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SBJ/April 15-21, 2013/People and Pop Culture
Chris Oliviero, SVP, programming, CBS Sports Radio
Published April 15, 2013, Page 3
There’s a huge trend of ex-athletes choosing sports radio for a second career. Boomer Esiason, NFL MVP, has a great career going on local sports radio in New York, on WFAN. Donovan McNabb just signed to do a national show with NBC Sports Radio. Tiki Barber signed up with us nationally on CBS Sports Radio.”
What works in sports talk radio?: Sports radio is more based about going behind the numbers. It’s more about dissecting the game and fan interaction. So it’s really more opinion based; it’s commentary based. It’s more arguments and heated discussions.
What doesn’t work?: Don’t be boring. … It’s got to be interesting. You might know what you’re talking about, but if you don’t know how to deliver it with a little bit of style and a little bit of pizzazz, it’s going to literally fall on deaf ears.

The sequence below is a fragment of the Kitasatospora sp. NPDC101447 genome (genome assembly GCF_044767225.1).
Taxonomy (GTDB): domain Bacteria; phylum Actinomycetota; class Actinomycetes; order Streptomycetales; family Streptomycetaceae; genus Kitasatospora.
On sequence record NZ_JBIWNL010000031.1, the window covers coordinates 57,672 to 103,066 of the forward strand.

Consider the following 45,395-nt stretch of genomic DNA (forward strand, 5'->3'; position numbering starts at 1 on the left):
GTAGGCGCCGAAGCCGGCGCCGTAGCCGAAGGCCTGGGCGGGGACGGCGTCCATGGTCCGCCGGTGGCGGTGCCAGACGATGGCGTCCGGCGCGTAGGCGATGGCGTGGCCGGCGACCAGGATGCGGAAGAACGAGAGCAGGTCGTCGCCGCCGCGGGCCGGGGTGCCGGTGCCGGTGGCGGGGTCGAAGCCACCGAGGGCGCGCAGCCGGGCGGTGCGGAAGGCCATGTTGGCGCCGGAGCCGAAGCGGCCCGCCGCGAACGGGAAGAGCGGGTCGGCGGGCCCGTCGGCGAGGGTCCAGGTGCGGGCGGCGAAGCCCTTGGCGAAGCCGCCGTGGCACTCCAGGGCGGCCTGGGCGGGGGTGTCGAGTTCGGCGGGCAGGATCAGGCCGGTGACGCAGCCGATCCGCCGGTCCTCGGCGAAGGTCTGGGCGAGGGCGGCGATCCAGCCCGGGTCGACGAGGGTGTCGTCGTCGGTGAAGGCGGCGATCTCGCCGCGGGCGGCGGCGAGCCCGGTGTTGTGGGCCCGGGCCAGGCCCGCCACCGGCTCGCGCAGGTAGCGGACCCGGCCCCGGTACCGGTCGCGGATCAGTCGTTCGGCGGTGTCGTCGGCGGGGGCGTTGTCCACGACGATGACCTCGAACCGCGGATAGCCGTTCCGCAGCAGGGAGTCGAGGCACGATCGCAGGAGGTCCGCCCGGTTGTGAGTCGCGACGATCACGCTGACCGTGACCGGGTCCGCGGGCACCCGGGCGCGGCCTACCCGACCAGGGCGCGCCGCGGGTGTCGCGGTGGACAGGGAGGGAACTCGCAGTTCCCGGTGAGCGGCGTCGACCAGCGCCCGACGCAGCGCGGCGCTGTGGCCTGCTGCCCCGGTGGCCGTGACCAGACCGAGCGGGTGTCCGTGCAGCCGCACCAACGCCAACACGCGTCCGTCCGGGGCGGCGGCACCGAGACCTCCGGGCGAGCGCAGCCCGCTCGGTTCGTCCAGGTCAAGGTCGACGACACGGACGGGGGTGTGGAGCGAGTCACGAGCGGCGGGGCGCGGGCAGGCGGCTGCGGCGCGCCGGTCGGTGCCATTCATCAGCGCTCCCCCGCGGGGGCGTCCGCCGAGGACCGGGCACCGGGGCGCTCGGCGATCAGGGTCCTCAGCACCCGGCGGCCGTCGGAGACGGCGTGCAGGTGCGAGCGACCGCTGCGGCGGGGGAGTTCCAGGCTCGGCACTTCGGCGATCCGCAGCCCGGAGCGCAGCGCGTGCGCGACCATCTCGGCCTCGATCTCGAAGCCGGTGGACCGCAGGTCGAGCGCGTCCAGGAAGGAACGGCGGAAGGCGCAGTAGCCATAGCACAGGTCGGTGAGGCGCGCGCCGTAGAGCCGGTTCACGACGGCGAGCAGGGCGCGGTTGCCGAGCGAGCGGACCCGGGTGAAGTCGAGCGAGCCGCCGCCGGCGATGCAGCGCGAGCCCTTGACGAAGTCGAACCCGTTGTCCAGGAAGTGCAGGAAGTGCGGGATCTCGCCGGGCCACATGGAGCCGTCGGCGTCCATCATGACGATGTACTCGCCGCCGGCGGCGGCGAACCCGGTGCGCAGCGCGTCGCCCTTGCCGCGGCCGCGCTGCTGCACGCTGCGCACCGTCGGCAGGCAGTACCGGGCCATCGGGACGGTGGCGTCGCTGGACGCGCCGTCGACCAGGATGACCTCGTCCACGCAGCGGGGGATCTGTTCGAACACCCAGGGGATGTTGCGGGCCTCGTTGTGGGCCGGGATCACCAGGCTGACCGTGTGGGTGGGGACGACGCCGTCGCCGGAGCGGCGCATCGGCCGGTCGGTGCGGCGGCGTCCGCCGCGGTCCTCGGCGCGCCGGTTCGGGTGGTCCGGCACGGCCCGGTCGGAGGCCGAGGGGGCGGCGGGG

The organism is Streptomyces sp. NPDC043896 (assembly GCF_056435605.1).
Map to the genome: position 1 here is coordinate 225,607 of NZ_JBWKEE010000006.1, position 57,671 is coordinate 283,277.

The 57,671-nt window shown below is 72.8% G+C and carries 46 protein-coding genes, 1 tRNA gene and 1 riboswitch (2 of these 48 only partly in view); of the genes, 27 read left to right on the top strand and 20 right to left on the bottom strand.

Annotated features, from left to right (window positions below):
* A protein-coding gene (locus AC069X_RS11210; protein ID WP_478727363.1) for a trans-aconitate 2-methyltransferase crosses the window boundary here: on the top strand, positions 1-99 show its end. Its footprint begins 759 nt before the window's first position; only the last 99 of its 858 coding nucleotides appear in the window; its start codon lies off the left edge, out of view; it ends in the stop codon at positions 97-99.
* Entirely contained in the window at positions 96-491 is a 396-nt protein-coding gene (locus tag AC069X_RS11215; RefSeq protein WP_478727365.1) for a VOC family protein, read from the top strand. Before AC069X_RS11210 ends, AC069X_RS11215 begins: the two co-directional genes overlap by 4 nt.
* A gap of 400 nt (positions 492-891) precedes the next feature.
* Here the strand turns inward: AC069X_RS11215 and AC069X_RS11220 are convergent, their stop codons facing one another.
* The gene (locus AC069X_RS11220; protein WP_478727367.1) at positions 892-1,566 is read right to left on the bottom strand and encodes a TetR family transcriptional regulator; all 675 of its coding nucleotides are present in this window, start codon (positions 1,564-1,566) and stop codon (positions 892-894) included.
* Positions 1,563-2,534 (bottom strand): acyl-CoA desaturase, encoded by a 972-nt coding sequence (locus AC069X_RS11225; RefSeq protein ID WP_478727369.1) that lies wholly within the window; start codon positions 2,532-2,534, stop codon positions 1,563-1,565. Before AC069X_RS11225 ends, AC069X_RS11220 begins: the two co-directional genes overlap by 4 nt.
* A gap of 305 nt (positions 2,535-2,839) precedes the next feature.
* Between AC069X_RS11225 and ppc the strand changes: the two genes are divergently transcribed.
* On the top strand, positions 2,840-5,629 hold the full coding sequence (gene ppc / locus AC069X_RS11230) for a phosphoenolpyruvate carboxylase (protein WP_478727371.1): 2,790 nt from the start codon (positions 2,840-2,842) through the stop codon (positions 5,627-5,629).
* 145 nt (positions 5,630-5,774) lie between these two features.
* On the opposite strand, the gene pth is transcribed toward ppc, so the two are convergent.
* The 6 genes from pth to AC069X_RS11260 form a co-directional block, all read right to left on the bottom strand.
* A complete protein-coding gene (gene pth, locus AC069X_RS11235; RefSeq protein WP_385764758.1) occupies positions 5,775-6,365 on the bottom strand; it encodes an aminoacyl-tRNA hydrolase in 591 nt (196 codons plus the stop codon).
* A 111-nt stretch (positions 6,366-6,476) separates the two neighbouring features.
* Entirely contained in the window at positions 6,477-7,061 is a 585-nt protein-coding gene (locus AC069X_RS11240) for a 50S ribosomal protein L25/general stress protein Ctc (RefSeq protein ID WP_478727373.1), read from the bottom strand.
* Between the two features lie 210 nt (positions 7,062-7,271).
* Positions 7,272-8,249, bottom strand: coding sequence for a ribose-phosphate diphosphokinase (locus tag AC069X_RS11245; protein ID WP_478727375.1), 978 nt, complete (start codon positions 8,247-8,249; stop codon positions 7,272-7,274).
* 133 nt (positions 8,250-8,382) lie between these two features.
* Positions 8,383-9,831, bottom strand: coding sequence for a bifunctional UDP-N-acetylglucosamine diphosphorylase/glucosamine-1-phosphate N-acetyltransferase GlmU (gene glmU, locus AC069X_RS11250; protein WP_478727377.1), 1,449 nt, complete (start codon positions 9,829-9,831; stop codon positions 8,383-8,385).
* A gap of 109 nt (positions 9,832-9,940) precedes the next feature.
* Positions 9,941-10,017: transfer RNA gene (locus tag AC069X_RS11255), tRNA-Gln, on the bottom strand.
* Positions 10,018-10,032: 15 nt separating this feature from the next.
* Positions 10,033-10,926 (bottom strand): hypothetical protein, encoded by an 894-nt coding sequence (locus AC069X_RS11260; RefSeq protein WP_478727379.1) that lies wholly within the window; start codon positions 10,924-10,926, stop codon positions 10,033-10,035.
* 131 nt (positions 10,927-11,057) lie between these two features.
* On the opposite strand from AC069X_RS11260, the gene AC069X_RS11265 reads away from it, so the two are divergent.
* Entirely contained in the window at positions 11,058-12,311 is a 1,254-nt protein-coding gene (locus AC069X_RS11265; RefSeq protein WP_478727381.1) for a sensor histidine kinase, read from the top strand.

Identify an industry trend: The migration of sports talk radio from being an exclusively AM-only product to also now residing on FM, which historically has been the home of music stations.
The national radio market: What we love about our approach at CBS is that we’re doing both local and national sports radio. Right now, in seven major markets we have a duopoly set up with two sports stations: a local one and a national one. … We totally are dedicated to local sports; we think the opportunity is to complement that with the national approach.
What can sports radio learn from Howard Stern?: Respect your audience. One of the hallmarks of Howard’s longevity is the relationship he’s built with his audience. Everyone in sports should follow that. Never take the fans for granted. They pay all of our checks.
Who would make a good sports radio host?: Charles Barkley. He’s clearly opinionated, he doesn’t shy away from tough topics, he’s a great personality, he’s a great showman. He’s an entertainer at heart.